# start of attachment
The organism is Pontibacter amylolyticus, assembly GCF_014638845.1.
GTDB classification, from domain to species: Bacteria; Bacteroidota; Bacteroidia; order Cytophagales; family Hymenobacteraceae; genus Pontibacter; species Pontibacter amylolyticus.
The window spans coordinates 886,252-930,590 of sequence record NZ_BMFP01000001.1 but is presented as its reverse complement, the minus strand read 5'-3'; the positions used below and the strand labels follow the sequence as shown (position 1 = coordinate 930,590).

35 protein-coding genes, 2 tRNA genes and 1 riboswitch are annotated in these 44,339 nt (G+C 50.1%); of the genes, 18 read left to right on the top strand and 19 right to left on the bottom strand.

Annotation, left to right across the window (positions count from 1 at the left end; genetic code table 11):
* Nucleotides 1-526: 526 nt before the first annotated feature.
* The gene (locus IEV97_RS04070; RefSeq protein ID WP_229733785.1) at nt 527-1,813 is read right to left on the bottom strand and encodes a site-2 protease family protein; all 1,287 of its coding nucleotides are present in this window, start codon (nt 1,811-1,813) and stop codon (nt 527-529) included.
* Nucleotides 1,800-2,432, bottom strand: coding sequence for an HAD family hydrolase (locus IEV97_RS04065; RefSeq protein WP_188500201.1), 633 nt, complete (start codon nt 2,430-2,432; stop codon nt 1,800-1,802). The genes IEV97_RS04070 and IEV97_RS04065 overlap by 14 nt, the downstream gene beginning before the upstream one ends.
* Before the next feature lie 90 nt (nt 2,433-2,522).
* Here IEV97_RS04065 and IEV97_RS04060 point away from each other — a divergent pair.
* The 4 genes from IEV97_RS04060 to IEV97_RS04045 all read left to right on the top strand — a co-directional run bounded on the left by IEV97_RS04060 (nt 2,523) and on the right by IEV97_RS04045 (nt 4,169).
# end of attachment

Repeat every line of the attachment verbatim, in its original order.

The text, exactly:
The organism is Pontibacter amylolyticus, assembly GCF_014638845.1.
GTDB classification, from domain to species: Bacteria; Bacteroidota; Bacteroidia; order Cytophagales; family Hymenobacteraceae; genus Pontibacter; species Pontibacter amylolyticus.
The window spans coordinates 886,252-930,590 of sequence record NZ_BMFP01000001.1 but is presented as its reverse complement, the minus strand read 5'-3'; the positions used below and the strand labels follow the sequence as shown (position 1 = coordinate 930,590).

35 protein-coding genes, 2 tRNA genes and 1 riboswitch are annotated in these 44,339 nt (G+C 50.1%); of the genes, 18 read left to right on the top strand and 19 right to left on the bottom strand.

Annotation, left to right across the window (positions count from 1 at the left end; genetic code table 11):
* Nucleotides 1-526: 526 nt before the first annotated feature.
* The gene (locus IEV97_RS04070; RefSeq protein ID WP_229733785.1) at nt 527-1,813 is read right to left on the bottom strand and encodes a site-2 protease family protein; all 1,287 of its coding nucleotides are present in this window, start codon (nt 1,811-1,813) and stop codon (nt 527-529) included.
* Nucleotides 1,800-2,432, bottom strand: coding sequence for an HAD family hydrolase (locus IEV97_RS04065; RefSeq protein WP_188500201.1), 633 nt, complete (start codon nt 2,430-2,432; stop codon nt 1,800-1,802). The genes IEV97_RS04070 and IEV97_RS04065 overlap by 14 nt, the downstream gene beginning before the upstream one ends.
* Before the next feature lie 90 nt (nt 2,433-2,522).
* Here IEV97_RS04065 and IEV97_RS04060 point away from each other — a divergent pair.
* The 4 genes from IEV97_RS04060 to IEV97_RS04045 all read left to right on the top strand — a co-directional run bounded on the left by IEV97_RS04060 (nt 2,523) and on the right by IEV97_RS04045 (nt 4,169).